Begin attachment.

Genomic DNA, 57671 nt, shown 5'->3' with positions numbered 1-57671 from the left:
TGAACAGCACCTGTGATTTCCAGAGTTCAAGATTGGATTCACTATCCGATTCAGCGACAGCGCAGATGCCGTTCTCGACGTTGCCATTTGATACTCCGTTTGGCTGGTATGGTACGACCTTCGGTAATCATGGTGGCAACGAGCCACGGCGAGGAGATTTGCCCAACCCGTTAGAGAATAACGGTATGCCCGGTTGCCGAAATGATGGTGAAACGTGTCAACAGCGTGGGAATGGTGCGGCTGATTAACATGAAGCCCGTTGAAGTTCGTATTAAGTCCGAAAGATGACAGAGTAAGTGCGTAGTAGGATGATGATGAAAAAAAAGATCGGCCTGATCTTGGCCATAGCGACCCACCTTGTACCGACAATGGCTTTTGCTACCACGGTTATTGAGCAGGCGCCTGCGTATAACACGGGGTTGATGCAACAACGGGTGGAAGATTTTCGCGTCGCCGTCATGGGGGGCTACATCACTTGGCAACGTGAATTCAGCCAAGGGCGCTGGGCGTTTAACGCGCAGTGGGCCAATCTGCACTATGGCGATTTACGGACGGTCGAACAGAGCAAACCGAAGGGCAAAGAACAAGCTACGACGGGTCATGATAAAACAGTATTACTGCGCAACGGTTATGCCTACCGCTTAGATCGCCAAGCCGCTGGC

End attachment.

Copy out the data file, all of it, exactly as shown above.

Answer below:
Genomic DNA, 57671 nt, shown 5'->3' with positions numbered 1-57671 from the left:
TGAACAGCACCTGTGATTTCCAGAGTTCAAGATTGGATTCACTATCCGATTCAGCGACAGCGCAGATGCCGTTCTCGACGTTGCCATTTGATACTCCGTTTGGCTGGTATGGTACGACCTTCGGTAATCATGGTGGCAACGAGCCACGGCGAGGAGATTTGCCCAACCCGTTAGAGAATAACGGTATGCCCGGTTGCCGAAATGATGGTGAAACGTGTCAACAGCGTGGGAATGGTGCGGCTGATTAACATGAAGCCCGTTGAAGTTCGTATTAAGTCCGAAAGATGACAGAGTAAGTGCGTAGTAGGATGATGATGAAAAAAAAGATCGGCCTGATCTTGGCCATAGCGACCCACCTTGTACCGACAATGGCTTTTGCTACCACGGTTATTGAGCAGGCGCCTGCGTATAACACGGGGTTGATGCAACAACGGGTGGAAGATTTTCGCGTCGCCGTCATGGGGGGCTACATCACTTGGCAACGTGAATTCAGCCAAGGGCGCTGGGCGTTTAACGCGCAGTGGGCCAATCTGCACTATGGCGATTTACGGACGGTCGAACAGAGCAAACCGAAGGGCAAAGAACAAGCTACGACGGGTCATGATAAAACAGTATTACTGCGCAACGGTTATGCCTACCGCTTAGATCGCCAAGCCGCTGGC